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Philly’s school cafeteria workers and climate staff have a tentative contract, with raises

The 1,900 people who prepare and serve Philadelphia School District students’ food and monitor schools’ hallways and playgrounds have a tentative contract that comes with raises and more benefits and equipment.

The four-year deal, reached late Thursday night, came two days before the workers’ contract expired, and averts a strike. Members of Unite Here Local 634 had voted to authorize a work stoppage if union leadership called for it.

Many 634 workers are now paid $15.50 an hour; the contract gives them a $500 signing bonus, plus raises of $1.50, $1.10, $1.00 and $1.00 over the life of the contract. It also guarantees climate workers walkie-talkies — an early sticking point, with some schools refusing to provide that equipment to workers and instead asking them to rely on their personal cell phones.

The union also won three personal days for climate staff, across the board. Some employees with limited hours had only gotten one personal day under the last contract.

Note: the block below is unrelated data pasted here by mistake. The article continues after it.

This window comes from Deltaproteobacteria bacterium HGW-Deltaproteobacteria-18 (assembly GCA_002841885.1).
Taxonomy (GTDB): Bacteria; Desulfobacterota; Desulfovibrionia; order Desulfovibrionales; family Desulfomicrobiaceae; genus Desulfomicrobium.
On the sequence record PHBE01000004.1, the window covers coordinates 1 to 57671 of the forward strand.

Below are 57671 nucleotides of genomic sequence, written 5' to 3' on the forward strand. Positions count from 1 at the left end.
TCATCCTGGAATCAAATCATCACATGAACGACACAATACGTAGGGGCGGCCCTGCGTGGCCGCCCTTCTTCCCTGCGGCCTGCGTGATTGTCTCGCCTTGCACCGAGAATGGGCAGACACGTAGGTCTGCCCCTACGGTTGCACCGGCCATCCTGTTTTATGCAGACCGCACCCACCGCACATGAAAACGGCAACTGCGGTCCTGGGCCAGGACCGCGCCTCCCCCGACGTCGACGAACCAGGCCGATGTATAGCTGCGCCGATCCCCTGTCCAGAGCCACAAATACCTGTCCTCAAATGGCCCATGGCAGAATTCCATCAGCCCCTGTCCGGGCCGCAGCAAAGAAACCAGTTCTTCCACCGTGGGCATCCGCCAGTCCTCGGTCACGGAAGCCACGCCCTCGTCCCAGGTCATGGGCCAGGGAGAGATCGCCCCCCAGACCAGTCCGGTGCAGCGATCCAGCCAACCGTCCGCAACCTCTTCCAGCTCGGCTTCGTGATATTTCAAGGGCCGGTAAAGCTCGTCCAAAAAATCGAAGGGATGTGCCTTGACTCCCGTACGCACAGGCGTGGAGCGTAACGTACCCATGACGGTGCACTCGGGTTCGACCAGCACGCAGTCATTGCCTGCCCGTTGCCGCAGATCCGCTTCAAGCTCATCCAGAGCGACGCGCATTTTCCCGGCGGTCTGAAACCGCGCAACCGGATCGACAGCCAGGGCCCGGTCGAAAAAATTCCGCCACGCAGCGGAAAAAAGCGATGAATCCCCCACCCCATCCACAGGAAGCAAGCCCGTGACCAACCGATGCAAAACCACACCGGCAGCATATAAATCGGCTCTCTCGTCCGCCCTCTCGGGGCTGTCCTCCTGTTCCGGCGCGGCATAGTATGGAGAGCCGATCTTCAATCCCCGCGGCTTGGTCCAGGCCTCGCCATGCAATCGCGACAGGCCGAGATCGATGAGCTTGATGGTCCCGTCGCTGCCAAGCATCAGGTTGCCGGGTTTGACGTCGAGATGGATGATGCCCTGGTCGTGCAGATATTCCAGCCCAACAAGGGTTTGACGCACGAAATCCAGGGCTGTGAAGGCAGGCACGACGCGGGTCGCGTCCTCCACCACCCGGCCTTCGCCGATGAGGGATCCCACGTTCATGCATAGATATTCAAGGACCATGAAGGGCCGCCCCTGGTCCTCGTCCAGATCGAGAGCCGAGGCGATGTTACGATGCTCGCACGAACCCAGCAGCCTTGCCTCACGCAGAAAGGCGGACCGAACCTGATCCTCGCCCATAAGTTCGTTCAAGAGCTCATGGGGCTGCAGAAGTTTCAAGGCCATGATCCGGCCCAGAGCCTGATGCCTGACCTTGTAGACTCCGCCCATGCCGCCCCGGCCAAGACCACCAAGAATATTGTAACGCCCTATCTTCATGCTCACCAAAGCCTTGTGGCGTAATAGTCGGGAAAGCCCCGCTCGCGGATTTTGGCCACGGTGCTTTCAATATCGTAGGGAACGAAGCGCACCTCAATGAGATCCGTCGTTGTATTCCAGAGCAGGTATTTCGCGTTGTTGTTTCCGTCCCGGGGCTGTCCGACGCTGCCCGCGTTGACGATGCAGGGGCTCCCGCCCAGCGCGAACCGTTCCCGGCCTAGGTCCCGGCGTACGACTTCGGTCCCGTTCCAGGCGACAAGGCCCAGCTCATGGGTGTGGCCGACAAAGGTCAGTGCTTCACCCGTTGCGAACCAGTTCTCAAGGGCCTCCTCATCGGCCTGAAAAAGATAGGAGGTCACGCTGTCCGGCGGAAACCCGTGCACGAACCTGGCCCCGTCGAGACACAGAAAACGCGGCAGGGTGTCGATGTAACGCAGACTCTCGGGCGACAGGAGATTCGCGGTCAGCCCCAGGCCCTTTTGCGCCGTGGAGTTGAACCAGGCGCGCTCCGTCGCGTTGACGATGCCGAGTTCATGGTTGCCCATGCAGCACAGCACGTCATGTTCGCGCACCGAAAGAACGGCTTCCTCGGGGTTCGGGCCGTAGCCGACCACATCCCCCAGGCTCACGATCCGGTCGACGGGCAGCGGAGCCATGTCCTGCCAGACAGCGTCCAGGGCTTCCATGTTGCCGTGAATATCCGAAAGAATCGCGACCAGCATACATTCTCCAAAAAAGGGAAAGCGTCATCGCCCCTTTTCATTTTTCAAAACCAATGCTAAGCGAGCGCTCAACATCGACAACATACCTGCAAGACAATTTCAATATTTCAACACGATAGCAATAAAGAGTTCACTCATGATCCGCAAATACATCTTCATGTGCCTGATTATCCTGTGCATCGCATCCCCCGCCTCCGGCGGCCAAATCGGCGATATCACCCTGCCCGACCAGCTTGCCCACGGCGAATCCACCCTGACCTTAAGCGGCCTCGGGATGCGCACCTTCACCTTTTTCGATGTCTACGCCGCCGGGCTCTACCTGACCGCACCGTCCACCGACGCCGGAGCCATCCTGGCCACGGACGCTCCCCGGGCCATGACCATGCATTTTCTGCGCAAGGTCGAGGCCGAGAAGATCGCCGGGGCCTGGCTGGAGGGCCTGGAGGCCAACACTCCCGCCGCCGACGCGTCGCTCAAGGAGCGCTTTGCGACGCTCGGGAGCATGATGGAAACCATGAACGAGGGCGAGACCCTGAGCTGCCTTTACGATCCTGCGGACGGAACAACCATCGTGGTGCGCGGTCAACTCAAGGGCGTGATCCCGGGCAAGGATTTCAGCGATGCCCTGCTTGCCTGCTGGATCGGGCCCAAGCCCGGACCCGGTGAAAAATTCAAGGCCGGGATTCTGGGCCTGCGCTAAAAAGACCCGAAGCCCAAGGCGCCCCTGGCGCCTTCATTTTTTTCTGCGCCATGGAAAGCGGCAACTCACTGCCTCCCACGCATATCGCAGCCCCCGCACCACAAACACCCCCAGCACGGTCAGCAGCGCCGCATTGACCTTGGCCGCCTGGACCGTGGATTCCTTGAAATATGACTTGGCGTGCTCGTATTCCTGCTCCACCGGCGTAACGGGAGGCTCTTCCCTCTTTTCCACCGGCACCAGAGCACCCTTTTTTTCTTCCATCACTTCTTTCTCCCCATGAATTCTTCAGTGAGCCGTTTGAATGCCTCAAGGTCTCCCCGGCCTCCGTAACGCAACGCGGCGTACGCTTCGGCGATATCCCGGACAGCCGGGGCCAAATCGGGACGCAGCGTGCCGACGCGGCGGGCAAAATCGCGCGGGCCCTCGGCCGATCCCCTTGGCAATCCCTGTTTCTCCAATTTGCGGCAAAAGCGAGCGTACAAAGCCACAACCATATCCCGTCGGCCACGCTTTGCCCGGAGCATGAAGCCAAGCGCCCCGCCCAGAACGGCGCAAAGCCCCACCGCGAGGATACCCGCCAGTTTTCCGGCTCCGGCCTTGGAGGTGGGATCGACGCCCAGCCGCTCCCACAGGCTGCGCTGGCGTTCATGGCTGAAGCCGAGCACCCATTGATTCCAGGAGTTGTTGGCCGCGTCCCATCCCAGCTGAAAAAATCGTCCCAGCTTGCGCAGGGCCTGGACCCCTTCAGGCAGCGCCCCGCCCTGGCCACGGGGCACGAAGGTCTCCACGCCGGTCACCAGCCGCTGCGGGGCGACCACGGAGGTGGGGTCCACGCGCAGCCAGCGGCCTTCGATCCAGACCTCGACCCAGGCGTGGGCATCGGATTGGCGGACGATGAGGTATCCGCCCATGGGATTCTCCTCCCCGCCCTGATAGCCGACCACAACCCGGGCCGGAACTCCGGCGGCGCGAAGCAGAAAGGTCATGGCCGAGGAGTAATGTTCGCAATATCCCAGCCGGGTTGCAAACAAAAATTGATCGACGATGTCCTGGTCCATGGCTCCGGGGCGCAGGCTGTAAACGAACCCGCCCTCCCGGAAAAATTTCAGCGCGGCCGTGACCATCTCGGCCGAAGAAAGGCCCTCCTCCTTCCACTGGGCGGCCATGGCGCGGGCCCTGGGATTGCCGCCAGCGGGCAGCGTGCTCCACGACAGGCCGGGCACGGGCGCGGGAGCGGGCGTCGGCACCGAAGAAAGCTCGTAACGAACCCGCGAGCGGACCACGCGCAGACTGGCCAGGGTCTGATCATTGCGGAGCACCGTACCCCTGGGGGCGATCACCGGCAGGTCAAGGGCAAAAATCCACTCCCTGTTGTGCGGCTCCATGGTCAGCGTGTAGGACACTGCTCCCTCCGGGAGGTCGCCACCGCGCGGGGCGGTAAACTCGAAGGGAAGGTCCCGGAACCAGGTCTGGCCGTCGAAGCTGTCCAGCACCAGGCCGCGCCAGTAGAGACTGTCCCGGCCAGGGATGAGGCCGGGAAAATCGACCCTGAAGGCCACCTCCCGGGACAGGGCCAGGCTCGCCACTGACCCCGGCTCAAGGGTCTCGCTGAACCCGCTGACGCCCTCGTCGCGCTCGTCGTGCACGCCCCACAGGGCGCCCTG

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Initially, the district had balked on the $1.50-an-hour raises 634 asked for, and union members — and elected officials — publicly called out school leaders in rallies and at the September school board meeting.

On Thursday night, a delighted and exhausted Nicole Hunt, 634 president, said that though her members live paycheck to paycheck, and the thought of a strike was daunting, they were resolved to walk out if need be. In fact, while waiting for school system officials to answer 634′s last proposal, Hunt and others devised a plan — a rolling strike where employees at five schools would stop work.


“People were ready to go out,” said Hunt.


Now, the tentative contract gives her members “a sense of respect, finally,” Hunt said.

“They can no longer be unappreciated,” Hunt said. “They see that the district has now understood that our people mean a lot in the schools. We have been feeding the kids, keeping them safe for so many years. We can no longer be overlooked.”

The new pact must still be ratified by union members, who will vote on it in early October, and approved by the school board after ratification.

Monique Braxton, school district spokesperson, said officials were pleased with the tentative agreement, which she said “reflects our commitment to supporting our food service and student climate staff who are represented by UNITE Here! Local 634. These valued team members provide our students with nutritious meals, build positive school climates, and serve as important members of our school communities. We look forward to continuing our shared focus on providing quality educational services to Philadelphia’s students and families.”


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